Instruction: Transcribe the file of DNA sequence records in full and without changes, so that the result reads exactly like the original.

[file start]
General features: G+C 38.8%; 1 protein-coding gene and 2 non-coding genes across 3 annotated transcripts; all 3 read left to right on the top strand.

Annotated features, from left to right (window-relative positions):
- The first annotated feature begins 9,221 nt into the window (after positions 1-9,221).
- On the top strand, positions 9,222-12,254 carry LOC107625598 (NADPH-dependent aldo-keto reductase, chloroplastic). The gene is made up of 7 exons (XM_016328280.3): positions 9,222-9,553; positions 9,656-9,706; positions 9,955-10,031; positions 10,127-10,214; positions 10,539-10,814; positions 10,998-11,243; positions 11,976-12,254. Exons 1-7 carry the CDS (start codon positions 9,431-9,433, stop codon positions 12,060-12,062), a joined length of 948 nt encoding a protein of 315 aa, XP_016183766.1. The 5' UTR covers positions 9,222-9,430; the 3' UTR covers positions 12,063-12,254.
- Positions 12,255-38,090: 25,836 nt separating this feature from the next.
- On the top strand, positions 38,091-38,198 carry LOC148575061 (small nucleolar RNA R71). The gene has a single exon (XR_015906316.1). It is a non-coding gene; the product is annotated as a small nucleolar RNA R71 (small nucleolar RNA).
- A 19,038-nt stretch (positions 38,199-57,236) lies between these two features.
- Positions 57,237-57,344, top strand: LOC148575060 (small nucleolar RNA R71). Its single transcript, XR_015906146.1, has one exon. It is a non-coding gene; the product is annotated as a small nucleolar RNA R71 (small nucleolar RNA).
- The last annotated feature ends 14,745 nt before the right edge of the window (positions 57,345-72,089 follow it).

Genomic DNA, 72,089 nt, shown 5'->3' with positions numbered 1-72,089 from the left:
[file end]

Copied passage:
General features: G+C 38.8%; 1 protein-coding gene and 2 non-coding genes across 3 annotated transcripts; all 3 read left to right on the top strand.

Annotated features, from left to right (window-relative positions):
- The first annotated feature begins 9,221 nt into the window (after positions 1-9,221).
- On the top strand, positions 9,222-12,254 carry LOC107625598 (NADPH-dependent aldo-keto reductase, chloroplastic). The gene is made up of 7 exons (XM_016328280.3): positions 9,222-9,553; positions 9,656-9,706; positions 9,955-10,031; positions 10,127-10,214; positions 10,539-10,814; positions 10,998-11,243; positions 11,976-12,254. Exons 1-7 carry the CDS (start codon positions 9,431-9,433, stop codon positions 12,060-12,062), a joined length of 948 nt encoding a protein of 315 aa, XP_016183766.1. The 5' UTR covers positions 9,222-9,430; the 3' UTR covers positions 12,063-12,254.
- Positions 12,255-38,090: 25,836 nt separating this feature from the next.
- On the top strand, positions 38,091-38,198 carry LOC148575061 (small nucleolar RNA R71). The gene has a single exon (XR_015906316.1). It is a non-coding gene; the product is annotated as a small nucleolar RNA R71 (small nucleolar RNA).
- A 19,038-nt stretch (positions 38,199-57,236) lies between these two features.
- Positions 57,237-57,344, top strand: LOC148575060 (small nucleolar RNA R71). Its single transcript, XR_015906146.1, has one exon. It is a non-coding gene; the product is annotated as a small nucleolar RNA R71 (small nucleolar RNA).
- The last annotated feature ends 14,745 nt before the right edge of the window (positions 57,345-72,089 follow it).

Genomic DNA, 72,089 nt, shown 5'->3' with positions numbered 1-72,089 from the left: